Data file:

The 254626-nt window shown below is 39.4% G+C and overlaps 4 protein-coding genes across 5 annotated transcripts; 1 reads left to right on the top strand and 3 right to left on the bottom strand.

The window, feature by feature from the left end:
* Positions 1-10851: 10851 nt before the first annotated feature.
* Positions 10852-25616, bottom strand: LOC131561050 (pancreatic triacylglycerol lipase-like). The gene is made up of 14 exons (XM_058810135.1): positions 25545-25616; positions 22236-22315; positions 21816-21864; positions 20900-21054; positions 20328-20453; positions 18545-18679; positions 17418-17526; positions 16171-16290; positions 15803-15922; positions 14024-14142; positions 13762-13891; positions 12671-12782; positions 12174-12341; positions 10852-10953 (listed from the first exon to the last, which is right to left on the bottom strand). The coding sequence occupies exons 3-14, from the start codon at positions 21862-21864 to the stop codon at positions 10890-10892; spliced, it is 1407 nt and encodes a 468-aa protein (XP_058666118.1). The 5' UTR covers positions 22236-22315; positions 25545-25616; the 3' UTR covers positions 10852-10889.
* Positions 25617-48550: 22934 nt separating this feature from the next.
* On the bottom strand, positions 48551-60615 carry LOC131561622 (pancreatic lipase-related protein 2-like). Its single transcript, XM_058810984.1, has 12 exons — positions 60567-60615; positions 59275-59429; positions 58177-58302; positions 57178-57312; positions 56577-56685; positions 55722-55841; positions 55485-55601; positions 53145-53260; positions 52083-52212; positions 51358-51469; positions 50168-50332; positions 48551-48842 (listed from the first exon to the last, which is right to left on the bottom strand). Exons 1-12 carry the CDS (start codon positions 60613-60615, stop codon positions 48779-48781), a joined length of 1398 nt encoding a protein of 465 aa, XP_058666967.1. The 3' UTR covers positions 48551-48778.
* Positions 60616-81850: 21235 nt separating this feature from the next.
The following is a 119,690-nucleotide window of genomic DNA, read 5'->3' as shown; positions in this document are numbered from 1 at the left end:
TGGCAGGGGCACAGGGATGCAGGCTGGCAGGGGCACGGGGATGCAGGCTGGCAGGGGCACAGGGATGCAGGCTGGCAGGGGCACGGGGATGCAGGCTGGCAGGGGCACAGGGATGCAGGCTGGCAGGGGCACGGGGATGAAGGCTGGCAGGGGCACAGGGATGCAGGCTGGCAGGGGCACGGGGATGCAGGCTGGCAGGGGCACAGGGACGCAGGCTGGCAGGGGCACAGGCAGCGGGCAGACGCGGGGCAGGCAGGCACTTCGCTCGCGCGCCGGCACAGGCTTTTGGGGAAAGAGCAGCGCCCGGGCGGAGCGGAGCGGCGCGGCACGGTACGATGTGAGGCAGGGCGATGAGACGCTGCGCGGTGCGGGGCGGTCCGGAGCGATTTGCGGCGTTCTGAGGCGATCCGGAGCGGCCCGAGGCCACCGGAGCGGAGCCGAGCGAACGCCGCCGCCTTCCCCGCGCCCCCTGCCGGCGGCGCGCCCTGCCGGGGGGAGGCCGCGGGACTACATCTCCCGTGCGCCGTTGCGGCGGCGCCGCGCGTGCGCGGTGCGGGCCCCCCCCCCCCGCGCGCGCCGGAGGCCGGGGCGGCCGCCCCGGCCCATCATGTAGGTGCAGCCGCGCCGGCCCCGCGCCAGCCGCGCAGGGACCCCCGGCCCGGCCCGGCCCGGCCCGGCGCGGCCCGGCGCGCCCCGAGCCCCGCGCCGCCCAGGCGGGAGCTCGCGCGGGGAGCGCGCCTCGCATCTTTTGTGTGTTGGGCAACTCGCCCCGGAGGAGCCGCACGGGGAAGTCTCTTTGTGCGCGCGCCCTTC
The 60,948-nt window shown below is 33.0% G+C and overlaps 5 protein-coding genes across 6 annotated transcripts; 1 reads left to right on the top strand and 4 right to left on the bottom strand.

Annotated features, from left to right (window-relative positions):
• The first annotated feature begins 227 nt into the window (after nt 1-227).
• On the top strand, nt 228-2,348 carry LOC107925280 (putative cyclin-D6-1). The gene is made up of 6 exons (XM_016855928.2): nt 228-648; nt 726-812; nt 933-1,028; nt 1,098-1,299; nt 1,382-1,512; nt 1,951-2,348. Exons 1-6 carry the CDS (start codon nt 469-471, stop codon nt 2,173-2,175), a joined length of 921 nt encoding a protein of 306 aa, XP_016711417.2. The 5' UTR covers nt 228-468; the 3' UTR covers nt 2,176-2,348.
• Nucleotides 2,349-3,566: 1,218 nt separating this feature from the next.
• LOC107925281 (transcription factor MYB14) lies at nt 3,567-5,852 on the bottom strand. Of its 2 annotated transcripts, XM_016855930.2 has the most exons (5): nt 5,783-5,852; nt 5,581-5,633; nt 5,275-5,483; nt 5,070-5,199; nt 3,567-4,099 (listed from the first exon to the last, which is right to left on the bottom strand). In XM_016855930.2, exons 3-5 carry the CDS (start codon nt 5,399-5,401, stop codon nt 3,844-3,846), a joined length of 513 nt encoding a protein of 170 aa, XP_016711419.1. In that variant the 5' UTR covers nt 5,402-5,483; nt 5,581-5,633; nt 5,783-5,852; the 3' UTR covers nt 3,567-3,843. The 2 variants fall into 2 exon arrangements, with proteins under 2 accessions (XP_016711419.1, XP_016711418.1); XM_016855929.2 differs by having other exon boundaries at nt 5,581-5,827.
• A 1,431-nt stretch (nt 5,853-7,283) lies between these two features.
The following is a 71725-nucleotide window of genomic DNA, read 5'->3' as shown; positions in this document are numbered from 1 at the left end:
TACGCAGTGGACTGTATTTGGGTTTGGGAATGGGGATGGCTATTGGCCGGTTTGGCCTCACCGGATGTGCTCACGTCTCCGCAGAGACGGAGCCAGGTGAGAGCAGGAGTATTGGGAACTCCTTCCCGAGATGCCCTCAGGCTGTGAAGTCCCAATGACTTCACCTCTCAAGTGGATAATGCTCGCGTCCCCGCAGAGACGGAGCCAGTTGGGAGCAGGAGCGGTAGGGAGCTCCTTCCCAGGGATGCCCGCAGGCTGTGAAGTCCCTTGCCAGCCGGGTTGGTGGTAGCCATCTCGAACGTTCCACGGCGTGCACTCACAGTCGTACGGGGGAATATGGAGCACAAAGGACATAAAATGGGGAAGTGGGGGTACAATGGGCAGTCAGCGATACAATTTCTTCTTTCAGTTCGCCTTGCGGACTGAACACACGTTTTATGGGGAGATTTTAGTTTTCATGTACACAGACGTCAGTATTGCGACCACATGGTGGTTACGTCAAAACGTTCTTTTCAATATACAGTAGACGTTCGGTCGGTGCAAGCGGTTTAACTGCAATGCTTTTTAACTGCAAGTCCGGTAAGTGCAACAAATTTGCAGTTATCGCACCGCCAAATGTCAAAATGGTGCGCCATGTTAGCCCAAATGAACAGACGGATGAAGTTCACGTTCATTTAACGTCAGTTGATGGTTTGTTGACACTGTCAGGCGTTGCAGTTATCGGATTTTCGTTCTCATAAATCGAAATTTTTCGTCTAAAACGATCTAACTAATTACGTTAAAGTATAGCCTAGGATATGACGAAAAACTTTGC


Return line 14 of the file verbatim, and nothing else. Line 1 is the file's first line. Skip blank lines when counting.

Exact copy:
• Nucleotides 2,349-3,566: 1,218 nt separating this feature from the next.